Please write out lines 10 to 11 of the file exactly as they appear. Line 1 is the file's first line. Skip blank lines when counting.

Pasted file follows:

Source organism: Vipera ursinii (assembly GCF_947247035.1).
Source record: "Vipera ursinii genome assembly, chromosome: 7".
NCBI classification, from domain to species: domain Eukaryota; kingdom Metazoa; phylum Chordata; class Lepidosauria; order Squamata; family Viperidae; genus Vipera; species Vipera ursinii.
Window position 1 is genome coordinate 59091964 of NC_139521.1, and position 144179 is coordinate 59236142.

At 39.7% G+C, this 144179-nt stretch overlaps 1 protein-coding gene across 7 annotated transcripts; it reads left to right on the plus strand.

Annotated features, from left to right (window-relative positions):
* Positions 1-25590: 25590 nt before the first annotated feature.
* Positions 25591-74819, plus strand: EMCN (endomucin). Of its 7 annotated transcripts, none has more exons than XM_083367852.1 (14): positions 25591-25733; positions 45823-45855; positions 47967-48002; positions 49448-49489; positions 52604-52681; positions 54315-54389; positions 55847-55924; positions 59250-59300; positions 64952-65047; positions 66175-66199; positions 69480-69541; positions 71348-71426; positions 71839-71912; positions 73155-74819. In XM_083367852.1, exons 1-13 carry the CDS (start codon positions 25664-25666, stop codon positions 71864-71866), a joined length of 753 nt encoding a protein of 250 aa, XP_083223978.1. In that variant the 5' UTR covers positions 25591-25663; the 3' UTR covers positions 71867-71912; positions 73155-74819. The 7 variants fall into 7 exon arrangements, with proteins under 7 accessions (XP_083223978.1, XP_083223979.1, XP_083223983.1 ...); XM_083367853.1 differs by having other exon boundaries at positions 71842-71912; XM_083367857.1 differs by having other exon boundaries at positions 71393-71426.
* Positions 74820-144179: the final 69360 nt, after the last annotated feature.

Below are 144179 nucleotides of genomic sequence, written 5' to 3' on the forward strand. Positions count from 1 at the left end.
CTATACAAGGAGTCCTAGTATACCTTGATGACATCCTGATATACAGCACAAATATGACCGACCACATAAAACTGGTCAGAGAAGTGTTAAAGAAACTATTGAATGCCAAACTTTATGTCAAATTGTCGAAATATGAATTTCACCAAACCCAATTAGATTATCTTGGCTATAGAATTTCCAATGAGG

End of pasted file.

Below are 144179 nucleotides of genomic sequence, written 5' to 3' on the forward strand. Positions count from 1 at the left end.
CTATACAAGGAGTCCTAGTATACCTTGATGACATCCTGATATACAGCACAAATATGACCGACCACATAAAACTGGTCAGAGAAGTGTTAAAGAAACTATTGAATGCCAAACTTTATGTCAAATTGTCGAAATATGAATTTCACCAAACCCAATTAGATTATCTTGGCTATAGAATTTCCAATGAGG